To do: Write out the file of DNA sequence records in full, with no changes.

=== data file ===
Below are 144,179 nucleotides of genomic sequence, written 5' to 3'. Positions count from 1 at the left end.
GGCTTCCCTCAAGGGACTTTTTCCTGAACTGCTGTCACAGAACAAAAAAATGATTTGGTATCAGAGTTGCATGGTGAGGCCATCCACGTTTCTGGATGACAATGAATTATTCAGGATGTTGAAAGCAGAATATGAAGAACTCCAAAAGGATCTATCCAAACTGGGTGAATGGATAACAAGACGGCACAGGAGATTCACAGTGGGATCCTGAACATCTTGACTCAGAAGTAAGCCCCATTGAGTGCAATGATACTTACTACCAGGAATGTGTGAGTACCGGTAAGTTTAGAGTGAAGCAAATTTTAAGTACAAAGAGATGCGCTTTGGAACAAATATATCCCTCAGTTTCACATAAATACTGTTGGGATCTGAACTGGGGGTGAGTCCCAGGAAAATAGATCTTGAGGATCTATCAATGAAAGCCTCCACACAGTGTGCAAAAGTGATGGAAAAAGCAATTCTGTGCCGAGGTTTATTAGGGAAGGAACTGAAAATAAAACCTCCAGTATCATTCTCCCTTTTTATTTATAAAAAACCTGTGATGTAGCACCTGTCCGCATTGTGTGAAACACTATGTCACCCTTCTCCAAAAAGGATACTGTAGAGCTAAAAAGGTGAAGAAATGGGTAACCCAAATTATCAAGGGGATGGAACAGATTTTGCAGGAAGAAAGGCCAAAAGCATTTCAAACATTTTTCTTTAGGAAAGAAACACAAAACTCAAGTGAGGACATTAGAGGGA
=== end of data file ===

Below are 144,179 nucleotides of genomic sequence, written 5' to 3'. Positions count from 1 at the left end.
GGCTTCCCTCAAGGGACTTTTTCCTGAACTGCTGTCACAGAACAAAAAAATGATTTGGTATCAGAGTTGCATGGTGAGGCCATCCACGTTTCTGGATGACAATGAATTATTCAGGATGTTGAAAGCAGAATATGAAGAACTCCAAAAGGATCTATCCAAACTGGGTGAATGGATAACAAGACGGCACAGGAGATTCACAGTGGGATCCTGAACATCTTGACTCAGAAGTAAGCCCCATTGAGTGCAATGATACTTACTACCAGGAATGTGTGAGTACCGGTAAGTTTAGAGTGAAGCAAATTTTAAGTACAAAGAGATGCGCTTTGGAACAAATATATCCCTCAGTTTCACATAAATACTGTTGGGATCTGAACTGGGGGTGAGTCCCAGGAAAATAGATCTTGAGGATCTATCAATGAAAGCCTCCACACAGTGTGCAAAAGTGATGGAAAAAGCAATTCTGTGCCGAGGTTTATTAGGGAAGGAACTGAAAATAAAACCTCCAGTATCATTCTCCCTTTTTATTTATAAAAAACCTGTGATGTAGCACCTGTCCGCATTGTGTGAAACACTATGTCACCCTTCTCCAAAAAGGATACTGTAGAGCTAAAAAGGTGAAGAAATGGGTAACCCAAATTATCAAGGGGATGGAACAGATTTTGCAGGAAGAAAGGCCAAAAGCATTTCAAACATTTTTCTTTAGGAAAGAAACACAAAACTCAAGTGAGGACATTAGAGGGA